Superstorm Sandy Aftermath: How to Help [Updated]

A continuously updated list of donation and volunteer opportunities

1551170531 Superstorm Sandy Aftermath: How to Help [Updated]

(Getty)

Looking for opportunities to help in the aftermath of Hurricane Sandy? Many organizations are looking for volunteers.

We’ll keep this list updated as we learn of additional opportunities.

  • New York Cares offers options for those who have attended New York Cares orientation in the past and for those who have not had the orientation but still want to help.
  • New York City Public Advocate Bill de Blasio has a Hurricane Sandy NYC Volunteer sign-up sheet here. After you complete the form, the City’s Public Advocate Office will make contact by phone.
  • The Greater New York Region Red Cross has a comprehensive page up about helping after Sandy. It lists requirements for volunteering at a Red Cross shelter. They include being over 16 and availability to work 12-hour shifts from Wednesday, October 31 to Friday, November 2. Red Cross volunteers must also be able to lift at least 50 pounds, and be prepared to work at shelter locations outside of New York City and willing to stay for up to 72 hours.
  • New York City Councilman Brad Lander addresses the need for volunteers on his home page, linking to the city’s service site for anyone who wants to volunteer in the future and also listing needs for the John Jay High School shelter in his district, located at 237 Seventh Avenue, between Fourth and Fifth Streets. Items needed there include clothing for men, women and children, towels and shoes.
  • Google’s Crisis Map lists shelters as well. Many of those facilities may need volunteers.
  • Volunteers can contact City Hall directly by emailing nycservice@cityhall.nyc.gov. Include a good contact email address, name and borough.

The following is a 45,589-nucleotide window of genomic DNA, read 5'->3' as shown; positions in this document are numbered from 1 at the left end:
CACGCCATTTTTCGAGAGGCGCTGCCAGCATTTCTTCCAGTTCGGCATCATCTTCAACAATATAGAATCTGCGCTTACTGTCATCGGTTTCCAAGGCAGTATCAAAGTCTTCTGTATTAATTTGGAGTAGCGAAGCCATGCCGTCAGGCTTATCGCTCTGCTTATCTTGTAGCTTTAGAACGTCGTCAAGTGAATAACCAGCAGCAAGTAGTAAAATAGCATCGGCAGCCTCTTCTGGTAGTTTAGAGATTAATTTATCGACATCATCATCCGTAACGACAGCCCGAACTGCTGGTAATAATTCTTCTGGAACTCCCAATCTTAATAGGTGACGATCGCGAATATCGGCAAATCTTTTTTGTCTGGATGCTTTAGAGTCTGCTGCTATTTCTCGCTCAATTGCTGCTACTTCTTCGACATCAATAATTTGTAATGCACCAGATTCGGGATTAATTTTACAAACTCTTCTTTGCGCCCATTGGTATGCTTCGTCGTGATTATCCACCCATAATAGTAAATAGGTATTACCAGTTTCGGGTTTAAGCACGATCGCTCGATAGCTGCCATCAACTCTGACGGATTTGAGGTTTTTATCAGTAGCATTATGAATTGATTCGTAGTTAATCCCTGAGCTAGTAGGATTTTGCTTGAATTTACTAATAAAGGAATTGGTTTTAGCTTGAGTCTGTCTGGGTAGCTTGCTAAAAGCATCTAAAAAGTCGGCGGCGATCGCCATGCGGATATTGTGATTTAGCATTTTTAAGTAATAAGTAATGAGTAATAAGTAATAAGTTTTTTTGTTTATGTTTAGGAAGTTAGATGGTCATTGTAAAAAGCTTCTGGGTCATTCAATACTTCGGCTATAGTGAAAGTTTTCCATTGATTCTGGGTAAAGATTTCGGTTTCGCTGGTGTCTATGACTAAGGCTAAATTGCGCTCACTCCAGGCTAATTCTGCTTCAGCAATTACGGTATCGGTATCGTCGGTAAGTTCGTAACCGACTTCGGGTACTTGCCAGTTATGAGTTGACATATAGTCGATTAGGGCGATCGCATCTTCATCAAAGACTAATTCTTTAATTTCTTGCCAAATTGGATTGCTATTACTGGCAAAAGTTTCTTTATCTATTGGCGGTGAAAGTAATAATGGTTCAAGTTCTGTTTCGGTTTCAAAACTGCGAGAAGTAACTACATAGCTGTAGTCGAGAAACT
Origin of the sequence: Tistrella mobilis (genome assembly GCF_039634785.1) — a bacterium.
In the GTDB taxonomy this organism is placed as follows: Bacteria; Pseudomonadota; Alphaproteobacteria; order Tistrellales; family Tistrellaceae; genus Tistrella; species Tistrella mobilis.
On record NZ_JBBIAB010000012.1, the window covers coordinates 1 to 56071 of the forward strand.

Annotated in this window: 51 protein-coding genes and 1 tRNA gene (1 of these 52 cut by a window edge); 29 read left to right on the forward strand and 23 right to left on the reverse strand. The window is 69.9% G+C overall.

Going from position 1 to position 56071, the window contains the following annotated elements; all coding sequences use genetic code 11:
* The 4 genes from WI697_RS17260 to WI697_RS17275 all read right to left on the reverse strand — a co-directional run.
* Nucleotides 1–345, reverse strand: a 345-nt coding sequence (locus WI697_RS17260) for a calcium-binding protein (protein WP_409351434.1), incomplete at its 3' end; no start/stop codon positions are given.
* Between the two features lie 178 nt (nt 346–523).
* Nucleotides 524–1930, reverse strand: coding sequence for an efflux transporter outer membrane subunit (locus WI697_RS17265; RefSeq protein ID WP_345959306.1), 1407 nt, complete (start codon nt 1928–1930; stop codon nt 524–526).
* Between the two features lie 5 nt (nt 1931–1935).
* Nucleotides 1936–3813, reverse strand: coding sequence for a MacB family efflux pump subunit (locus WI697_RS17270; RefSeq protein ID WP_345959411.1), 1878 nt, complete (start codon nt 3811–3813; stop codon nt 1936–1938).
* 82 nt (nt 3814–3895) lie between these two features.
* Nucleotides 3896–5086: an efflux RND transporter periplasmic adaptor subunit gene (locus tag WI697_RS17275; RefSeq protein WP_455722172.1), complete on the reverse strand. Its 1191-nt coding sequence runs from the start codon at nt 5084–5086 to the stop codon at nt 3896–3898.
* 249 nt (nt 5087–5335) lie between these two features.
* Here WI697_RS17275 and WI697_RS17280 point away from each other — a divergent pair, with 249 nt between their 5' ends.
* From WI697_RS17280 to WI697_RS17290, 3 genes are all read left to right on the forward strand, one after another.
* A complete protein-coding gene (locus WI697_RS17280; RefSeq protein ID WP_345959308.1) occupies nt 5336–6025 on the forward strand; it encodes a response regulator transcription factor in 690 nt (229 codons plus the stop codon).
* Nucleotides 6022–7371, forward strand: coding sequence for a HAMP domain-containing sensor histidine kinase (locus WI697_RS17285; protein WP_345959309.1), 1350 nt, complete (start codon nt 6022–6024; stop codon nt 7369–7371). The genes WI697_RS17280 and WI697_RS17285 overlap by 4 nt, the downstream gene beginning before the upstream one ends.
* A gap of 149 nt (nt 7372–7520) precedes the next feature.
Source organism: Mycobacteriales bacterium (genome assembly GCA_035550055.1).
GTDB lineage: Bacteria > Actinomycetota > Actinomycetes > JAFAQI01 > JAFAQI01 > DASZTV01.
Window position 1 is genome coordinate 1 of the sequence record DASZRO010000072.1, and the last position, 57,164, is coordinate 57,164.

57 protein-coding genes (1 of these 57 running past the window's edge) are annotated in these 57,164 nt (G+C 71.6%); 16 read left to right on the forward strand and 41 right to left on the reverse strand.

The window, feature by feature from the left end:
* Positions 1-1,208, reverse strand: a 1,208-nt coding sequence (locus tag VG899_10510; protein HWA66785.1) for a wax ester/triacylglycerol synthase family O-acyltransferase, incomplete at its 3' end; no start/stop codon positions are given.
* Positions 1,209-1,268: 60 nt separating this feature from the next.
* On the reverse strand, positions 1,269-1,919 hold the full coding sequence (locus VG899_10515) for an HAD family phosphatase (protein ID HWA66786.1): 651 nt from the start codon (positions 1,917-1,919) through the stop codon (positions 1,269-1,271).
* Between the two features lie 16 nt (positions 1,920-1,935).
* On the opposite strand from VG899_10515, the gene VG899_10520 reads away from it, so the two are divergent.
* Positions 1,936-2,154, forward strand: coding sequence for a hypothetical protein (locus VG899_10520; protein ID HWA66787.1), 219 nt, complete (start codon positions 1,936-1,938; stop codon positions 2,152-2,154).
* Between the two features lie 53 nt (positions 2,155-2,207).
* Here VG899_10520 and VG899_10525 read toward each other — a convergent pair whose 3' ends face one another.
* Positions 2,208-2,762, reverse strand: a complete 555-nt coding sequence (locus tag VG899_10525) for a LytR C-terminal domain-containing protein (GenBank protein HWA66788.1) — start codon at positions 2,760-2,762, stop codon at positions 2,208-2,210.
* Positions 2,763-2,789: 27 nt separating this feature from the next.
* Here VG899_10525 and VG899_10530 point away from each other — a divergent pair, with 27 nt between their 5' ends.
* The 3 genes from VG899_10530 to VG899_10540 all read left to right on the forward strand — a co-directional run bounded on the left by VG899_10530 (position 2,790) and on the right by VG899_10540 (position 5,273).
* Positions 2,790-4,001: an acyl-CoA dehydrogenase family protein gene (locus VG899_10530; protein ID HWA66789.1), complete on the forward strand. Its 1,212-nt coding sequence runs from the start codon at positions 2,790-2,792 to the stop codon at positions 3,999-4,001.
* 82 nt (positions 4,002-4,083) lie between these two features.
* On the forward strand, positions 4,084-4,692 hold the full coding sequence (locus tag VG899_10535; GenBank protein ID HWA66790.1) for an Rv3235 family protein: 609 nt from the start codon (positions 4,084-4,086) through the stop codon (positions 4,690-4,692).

• The Lower East Side Recovers is a site intended to help organize recovery efforts on–obviously–the Lower East Side: “The site allows people to offer/request assistance, and is coordinated by the folks at Occupy NYC and community organizations on the ground.” The site suggests using #SandyVolunteer on Twitter to connect with others who want to help.
  • Mayor Bloomberg has recommended residents visit Disasterassistance.gov for recovery assistance.
  • Hurricane Sandy canceled blood drives, so blood banks may be running low. Find places to donate blood here.
  • The UJA Federation of New York has put together a comprehensive web page detailing volunteer opportunities. They include a chance to “donate and distribute basic items to elderly residents at the agency’s Harry and Jeanette Weinberg Apartments who are without power and water” as well as information on delivering Hurricane Sandy relief packages.
  • For anyone who was set to run the now controversial New York Marathon, a rogue group of runners have set up a Facebook page for volunteers to participate in the NYC Marathon of Relief Efforts. Here’s how this novel effort is supposed to work, according to the page author: “Runners will show up at the starting line, but will break off en masse at different points of the city to deliver supplies to places hardest hit and without power. This will mean departing from the race, to head to various buildings, running up and down stairs delivering water and canned goods, etc.” They ask non-runners who were planning to watch the race on Sunday to “bring water, cash, canned goods, blankets and/or be ready to donate blood.”
  • Hard-hit Staten Island has a dedicated page for volunteers at recovers.org. The most recent post on the page asks for “a large, empty space to stage out of in NYC.” The need for a space will be ongoing.
  • New York City’s Food Bank needs more than 100 volunteers each day at its central location. The Food Bank is placing volunteers in other areas where they are needed. They are gathering food donations–items needed include water, cereal, canned fruits and vegetables, and peanut butter. Volunteers can register online here.
  • Brooklyn’s Neighbors Allied For Good Growth is gathering non-perishable food, AA batteries, flashlights and generators for elderly and disabled residents without power in housing developments located in Chinatown and on the Lower East Side. Locations where donations can be made include 46 Hester Street between 10 a.m. and 5 p.m., Two Bridges Neighborhood Council at 80 and 82 Rutgers Slip. Arrangements to pick up or drop off donations can be made by emailing hesterstreetrecovery@gmail.com.

 

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